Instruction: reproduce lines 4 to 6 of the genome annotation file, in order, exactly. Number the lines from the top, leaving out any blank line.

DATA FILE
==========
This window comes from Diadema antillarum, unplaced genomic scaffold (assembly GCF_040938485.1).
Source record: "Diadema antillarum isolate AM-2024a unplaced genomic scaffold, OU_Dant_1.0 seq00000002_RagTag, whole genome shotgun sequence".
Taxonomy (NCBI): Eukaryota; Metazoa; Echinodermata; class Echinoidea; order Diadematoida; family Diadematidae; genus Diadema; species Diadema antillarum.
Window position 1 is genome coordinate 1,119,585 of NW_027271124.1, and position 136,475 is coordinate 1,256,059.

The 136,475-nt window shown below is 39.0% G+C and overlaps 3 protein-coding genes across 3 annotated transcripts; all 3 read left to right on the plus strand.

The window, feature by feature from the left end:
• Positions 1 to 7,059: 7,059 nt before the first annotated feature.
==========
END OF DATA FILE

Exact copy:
Window position 1 is genome coordinate 1,119,585 of NW_027271124.1, and position 136,475 is coordinate 1,256,059.

The 136,475-nt window shown below is 39.0% G+C and overlaps 3 protein-coding genes across 3 annotated transcripts; all 3 read left to right on the plus strand.

The window, feature by feature from the left end: